The Hope Six Demolition Project
PJ Harvey = Bad Seeds + Tom Waits + Mars Williams
At its heart, The Hope Six Demolition Project is a protest album. It’s raw like early Bruce Springsteen, a nod to the roughness of Harvey’s early material and the experimental nature of recording the album in a glass box built in Somerset House with an audience watching through one-way glass. It is the sound of an artist at wit’s end. Having witnessed the inequality and inequity of Kosovo, Afghanistan and Washington, D.C., Harvey unspools her observations into a genre-defining mix of unfiltered guitars, dark dreamscapes, exotic treatments and frustration. It’s not quite the buzz saw of her early albums, but it is a noisy concoction with horn arrangements edging toward John Coltrane’s unstructured religious period and a heavy blues influence that even strays into gospel-tinged territory. Lyrically, the album finds Harvey giving the listener a tour through the dilapidated landscape of abandoned communities, people swept under rugs and forgotten suffering collected and bathed in feces. Unpleasant, yes, but it is also a record that succeeds because of its sharp edges. It blisters with purpose and will inevitably draw the ire of those who think that politics have no place in music as well as those who disagree with her perspective.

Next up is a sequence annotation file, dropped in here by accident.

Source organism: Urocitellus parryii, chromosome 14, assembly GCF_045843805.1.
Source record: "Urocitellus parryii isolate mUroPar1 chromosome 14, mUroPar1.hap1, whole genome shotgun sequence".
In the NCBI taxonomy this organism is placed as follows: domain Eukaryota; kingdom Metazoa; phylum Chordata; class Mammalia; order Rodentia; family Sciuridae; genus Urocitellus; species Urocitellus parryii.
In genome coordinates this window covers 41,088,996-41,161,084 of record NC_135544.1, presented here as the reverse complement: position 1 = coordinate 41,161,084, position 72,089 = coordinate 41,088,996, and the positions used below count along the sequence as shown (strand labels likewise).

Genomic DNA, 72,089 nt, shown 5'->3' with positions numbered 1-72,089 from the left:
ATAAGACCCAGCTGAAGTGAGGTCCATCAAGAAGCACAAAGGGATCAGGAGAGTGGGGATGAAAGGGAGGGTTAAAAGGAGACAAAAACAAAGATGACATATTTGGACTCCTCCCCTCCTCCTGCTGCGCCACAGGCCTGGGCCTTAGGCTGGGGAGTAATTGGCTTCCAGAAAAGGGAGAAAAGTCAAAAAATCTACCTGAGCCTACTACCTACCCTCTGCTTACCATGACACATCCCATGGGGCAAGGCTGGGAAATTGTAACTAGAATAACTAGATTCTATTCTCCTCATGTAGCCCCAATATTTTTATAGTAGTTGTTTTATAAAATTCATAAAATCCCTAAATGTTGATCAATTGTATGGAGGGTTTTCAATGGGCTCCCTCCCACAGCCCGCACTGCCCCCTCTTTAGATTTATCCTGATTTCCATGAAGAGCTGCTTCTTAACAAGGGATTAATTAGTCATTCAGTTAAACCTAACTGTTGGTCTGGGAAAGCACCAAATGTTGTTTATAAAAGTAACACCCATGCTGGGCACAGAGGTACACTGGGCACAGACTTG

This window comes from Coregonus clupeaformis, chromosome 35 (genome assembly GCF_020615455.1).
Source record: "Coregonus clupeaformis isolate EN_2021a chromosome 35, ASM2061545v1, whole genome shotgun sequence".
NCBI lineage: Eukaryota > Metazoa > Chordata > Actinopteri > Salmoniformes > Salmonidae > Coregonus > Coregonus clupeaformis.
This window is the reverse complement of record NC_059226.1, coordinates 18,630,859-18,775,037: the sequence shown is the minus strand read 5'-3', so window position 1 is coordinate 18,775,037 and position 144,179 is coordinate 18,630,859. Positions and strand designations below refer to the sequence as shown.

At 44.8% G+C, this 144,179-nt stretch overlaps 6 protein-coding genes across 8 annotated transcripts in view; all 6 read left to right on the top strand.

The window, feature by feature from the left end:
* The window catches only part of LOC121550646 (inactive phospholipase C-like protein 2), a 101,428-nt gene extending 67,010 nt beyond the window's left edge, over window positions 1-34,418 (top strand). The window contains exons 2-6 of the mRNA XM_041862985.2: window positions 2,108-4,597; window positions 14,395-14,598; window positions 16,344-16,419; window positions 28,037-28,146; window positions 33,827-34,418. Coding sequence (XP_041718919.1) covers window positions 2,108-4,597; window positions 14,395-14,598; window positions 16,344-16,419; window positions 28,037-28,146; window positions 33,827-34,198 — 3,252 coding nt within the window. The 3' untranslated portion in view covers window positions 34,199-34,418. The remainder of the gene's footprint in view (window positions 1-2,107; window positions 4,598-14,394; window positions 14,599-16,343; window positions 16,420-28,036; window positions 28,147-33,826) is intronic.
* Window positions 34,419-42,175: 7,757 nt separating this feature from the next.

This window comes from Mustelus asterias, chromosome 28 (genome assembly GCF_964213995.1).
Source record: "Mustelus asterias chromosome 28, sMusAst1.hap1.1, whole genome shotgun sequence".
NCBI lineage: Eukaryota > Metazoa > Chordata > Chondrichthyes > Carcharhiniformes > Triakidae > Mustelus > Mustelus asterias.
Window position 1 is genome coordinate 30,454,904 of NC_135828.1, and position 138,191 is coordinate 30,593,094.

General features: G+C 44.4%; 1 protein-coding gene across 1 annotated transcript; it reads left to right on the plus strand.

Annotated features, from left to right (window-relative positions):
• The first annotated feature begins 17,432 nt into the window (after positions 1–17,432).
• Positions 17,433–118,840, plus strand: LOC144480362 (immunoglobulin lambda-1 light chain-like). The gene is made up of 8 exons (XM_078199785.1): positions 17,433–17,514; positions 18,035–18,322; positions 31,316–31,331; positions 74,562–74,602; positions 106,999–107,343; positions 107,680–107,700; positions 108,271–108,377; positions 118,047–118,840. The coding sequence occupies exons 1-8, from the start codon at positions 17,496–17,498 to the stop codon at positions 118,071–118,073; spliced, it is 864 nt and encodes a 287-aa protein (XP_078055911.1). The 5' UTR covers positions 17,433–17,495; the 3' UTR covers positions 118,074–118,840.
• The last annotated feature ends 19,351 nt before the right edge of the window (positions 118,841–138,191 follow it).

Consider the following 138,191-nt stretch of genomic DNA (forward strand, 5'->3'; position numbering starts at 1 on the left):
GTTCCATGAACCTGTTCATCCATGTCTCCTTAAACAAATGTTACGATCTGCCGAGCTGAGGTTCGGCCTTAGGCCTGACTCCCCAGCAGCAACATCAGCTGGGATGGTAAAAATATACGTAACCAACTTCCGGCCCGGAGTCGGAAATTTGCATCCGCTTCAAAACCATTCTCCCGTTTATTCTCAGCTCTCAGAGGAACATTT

The album’s opening track, “The Community of Hope”—a stark and wry anthem of disgust that reminds me of a classic Paul Westerberg composition—has already received a fair amount of attention, as Harvey paints an ugly narrative about the poverty found in D.C. There are those in the community who have spoken out against her observations, disregarding her point of view as uninformed and inaccurate. Rather than dismissing the sentiment because it came from Harvey—as opposed to Bob Dylan or U2—we should instead step back as a society and consider what it is about Washington, D.C., that inspires a direct comparison to the war-torn areas of Kosovo and Afghanistan.
The Hope Six Demolition Project is a fearless testament to Harvey’s career: a punk-aesthetic salvo leveled at the complacent both in theme and structure. Harvey has always been a chameleon of sorts, as she has always been able to pull aspects from a variety of genres and combine them to stunning effect. Here again, Harvey creates songs out of time, unhindered by trends and commercial concerns. Her success, both critical and financial, is a result of fashion coming to her—not because she actively pursued it. Inevitably there will be those who dismiss her new album as not being as aggressive as Ride of Me or as polished as Stories from the City, but those who love Harvey for her unpredictability and desire to continually explore new territory will find a wealth of material to enjoy here. From the simplistic beauty of “River Anacostia” to the herky-jerky sway of the jazz-infused “A Line in the Sand” on through to the haunting album closer, “Dollar, Dollar,” The Hope Six Demolition Project is a diverse sonic journey held together tightly by the artistic vision of one Polly Jean Harvey.
It’s probably too divisive to win a Grammy, but a bid for a third Mercury Prize shouldn’t be out of the question. –ryanmichaelpainter